Howard Lake Herald, September 7, 1998

HL woman making stained glass windows for St. James School

By ANDREA VARGO

This is a labor of love for Shirley Klammer, and it reflects in the concentration she shows as she fashions another piece of glass for the stained glass window she is working on.

One of two huge, identical, round windows, this is the last half she is completing today.

Klammer will donate the two windows to St. James Lutheran School for the east and west ends of the new gym.

She said she wants to give back something to the school, since she and husband Ken and all their children have gone to the school over the years.

In her basement workshop, Klammer cuts the glass to fit each section of the pattern she has chosen - Martin Luther's seal.

Luther wrote that a black cross is in the center to put him "in mind that faith in Christ crucified saves us."

The cross is in the middle of a red heart and according to Luther, "it does not change the color of the heart, does not destroy nature."

The heart is in the center of a white rose, "to show that faith causes joy, consolation, and peace. The rose is white, not red, because white is the ideal color of all angels and blessed spirits."

A sky-colored ground surrounds the rose, "to denote that such joy of faith in the spirit is but an earnest and beginning of heavenly joy to come, as anticipated and held by hope, though not yet revealed."

Around the picture is a golden ring, "to signify that such bliss in heaven is endless, and more precious than all joys and treasures."

Horseshoe nails, driven lightly into the wood worktop, hold the strips of soft H lead against the edges of newly cut glass.

Most of her materials come from Suzanne's Stained Glass in Buffalo, where Klammer used to work.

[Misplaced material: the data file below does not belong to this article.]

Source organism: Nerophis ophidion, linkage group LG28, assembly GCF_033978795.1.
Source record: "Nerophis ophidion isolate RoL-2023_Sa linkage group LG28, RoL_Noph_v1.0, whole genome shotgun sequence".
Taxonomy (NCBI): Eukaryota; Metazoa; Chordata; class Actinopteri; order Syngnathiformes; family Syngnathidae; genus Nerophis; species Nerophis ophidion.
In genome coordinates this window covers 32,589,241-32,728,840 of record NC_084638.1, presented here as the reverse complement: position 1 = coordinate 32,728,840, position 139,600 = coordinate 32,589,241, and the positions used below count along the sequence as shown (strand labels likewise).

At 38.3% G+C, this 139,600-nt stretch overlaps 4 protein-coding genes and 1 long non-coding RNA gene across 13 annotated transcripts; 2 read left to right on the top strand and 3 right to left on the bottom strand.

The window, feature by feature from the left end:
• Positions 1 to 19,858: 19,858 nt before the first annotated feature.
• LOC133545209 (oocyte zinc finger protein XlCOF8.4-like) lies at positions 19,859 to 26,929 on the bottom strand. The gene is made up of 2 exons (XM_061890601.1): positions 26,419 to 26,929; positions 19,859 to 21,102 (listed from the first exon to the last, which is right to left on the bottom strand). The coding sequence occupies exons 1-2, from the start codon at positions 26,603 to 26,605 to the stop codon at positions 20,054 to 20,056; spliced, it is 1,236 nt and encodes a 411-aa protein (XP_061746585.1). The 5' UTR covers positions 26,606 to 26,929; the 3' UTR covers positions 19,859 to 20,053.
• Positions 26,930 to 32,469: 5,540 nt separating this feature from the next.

"She has been very helpful for me," Klammer said.

Is it hard to do?

"Well, you have to have a good eye to follow the pattern and grind off the high spots in the fitting process," she said.

Fussy, she goes again and again to her water grinder to make a piece fit perfectly.

"On the old stained glass windows, the edges are rough and the lead was used to cover up the bad spots," explained Klammer.

As a matter of fact, some of the old glass from St. James' bell tower is recycled in these new windows, she said.

When Klammer took an adult education class from Tom Nelson about 15 years ago, she never thought she would ever be doing something like this.

"It was one of those things. I just liked it," she said.

It started out as just a hobby, then she worked for Suzanne's for about three years.

She made lots of lamps with stained glass shades, but there was too much stress, working at the same thing every day, all day, she said.

She made draperies for people for years, and she said working with the glass certainly isn't like working with fabric. There isn't any give to it, said Klammer.

One thing has stretch, though, and that is the lead. It comes in six-foot pieces, and her husband, Ken stretches them for her to make them straight.

A pistol-grip glass cutter, that is self-oiling, is used to cut out a pattern piece that has been adhered to a piece of glass with a glue stick.

Klammer finishes one piece of glass, then heads for her fully-stocked box of Band-Aids to cover yet another cut on her hand.

"I go through a lot of them," she said.

Working the lead strips with her bare hands means that she has to get her blood checked for lead content when she finishes this job.

"Up to now, I've been fine," said Klammer.

Then, back she goes to the grinder to take off that last high spot on the large chunk of glass she is fitting.

The next piece is ready to be cut, and Klammer searches for her cutter.

"I wear a tool apron, because I'm always losing my tools, but I never put anything in it," she said.

She explains that the glass has a grain, and each color needs to go the same direction throughout the window.

"I'm going to sign the windows somewhere, so in 100 years, when someone tears them down, at least they will know who made them," stated Klammer.

As she puts the finishing touches on this last piece, Shirley said she started the windows July 10.

"I haven't hardly been out of the basement this summer," she said.

"I got to go golfing recently, and I don't know when I've enjoyed it so much," she said.

She will have about 140 hours of labor into the windows when they are complete.

"When this is done, I'm not going back into the basement for a very long time," she said.

She is looking forward to her yearly "tired housewives" golf vacation soon, shortly after the windows are safely in place at St. James School.

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